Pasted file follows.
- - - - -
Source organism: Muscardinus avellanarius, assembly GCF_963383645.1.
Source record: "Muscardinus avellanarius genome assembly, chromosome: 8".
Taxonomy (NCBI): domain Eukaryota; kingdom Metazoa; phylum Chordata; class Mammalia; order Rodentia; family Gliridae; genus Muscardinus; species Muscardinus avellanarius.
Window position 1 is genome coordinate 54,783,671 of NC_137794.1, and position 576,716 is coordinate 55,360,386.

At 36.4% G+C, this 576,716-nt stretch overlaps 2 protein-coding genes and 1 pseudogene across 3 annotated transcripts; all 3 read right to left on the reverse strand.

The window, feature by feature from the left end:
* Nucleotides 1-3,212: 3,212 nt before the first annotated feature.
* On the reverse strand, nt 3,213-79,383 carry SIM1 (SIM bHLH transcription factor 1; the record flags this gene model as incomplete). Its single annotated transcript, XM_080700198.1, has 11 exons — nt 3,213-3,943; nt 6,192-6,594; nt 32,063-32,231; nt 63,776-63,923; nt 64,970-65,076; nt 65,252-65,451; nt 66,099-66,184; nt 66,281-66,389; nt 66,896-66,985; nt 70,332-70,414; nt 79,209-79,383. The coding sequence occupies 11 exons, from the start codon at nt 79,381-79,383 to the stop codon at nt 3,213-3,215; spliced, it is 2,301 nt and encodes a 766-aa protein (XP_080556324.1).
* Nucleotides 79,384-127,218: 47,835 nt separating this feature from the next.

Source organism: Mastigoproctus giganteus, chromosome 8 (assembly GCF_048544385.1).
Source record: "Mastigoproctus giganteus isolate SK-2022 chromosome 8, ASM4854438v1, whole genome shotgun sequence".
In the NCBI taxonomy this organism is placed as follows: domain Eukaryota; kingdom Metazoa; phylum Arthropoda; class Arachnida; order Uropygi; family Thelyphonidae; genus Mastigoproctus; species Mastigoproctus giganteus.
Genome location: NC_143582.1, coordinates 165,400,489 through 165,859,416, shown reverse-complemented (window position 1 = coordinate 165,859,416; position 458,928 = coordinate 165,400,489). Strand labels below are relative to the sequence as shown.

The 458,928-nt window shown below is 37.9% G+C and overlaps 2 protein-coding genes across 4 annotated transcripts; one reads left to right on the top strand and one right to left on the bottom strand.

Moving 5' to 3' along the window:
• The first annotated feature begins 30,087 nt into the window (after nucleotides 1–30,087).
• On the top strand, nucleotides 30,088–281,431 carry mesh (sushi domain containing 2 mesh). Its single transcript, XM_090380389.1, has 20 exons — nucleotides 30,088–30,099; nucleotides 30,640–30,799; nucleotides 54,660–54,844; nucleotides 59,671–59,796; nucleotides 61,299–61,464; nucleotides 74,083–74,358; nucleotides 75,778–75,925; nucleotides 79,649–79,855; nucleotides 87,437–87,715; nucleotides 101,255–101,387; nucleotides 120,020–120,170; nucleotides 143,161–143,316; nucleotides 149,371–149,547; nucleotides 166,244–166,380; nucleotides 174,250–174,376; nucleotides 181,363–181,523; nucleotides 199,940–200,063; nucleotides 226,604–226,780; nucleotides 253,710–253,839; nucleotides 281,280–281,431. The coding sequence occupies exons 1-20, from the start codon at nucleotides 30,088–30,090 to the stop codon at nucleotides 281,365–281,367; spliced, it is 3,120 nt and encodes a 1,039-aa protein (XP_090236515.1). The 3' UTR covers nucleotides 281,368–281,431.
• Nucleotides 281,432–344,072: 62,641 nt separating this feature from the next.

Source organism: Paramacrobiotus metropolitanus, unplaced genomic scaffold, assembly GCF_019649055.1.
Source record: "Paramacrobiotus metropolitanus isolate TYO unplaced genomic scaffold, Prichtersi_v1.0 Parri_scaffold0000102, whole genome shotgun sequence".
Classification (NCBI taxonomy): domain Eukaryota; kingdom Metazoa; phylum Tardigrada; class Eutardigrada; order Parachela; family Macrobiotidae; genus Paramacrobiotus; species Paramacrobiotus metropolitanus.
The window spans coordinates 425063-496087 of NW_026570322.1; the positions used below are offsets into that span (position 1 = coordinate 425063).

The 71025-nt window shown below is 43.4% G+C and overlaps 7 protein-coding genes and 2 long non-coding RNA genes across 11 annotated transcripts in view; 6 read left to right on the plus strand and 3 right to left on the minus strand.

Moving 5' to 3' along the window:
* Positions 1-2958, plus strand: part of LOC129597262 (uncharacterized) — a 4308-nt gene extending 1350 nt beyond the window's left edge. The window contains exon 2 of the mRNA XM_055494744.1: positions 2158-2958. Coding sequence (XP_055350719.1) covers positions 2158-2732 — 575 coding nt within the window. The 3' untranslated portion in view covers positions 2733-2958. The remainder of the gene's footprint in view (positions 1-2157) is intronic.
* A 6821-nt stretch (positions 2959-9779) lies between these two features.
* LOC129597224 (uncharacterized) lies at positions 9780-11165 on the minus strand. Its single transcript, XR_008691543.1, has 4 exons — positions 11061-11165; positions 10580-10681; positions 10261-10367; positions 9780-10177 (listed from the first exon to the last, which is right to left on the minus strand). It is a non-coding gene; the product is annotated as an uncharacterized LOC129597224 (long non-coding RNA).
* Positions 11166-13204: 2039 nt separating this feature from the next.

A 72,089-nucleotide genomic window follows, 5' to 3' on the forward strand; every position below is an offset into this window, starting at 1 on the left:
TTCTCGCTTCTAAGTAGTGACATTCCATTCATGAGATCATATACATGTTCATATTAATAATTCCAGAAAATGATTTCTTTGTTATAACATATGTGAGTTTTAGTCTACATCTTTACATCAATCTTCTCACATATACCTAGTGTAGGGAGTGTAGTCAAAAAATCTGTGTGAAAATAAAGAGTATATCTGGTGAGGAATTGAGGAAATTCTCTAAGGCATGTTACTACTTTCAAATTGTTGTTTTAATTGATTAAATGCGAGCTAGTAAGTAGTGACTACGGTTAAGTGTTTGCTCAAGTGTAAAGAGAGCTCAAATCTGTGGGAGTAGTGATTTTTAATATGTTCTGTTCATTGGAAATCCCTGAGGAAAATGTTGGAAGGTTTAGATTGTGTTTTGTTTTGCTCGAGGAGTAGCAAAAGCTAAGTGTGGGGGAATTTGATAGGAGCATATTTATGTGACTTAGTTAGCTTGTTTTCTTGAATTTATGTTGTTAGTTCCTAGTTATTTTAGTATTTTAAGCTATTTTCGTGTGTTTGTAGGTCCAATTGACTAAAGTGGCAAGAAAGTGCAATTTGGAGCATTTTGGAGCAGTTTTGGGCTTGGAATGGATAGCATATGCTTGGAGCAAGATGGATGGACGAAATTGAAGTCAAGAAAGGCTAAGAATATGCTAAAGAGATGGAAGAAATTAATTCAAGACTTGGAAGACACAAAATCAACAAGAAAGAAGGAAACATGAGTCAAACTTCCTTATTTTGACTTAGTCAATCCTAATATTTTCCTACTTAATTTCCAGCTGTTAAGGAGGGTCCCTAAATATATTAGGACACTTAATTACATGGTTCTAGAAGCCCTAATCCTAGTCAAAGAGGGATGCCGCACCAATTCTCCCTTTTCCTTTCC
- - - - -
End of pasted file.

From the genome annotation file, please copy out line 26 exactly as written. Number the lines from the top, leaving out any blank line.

* A 6821-nt stretch (positions 2959-9779) lies between these two features.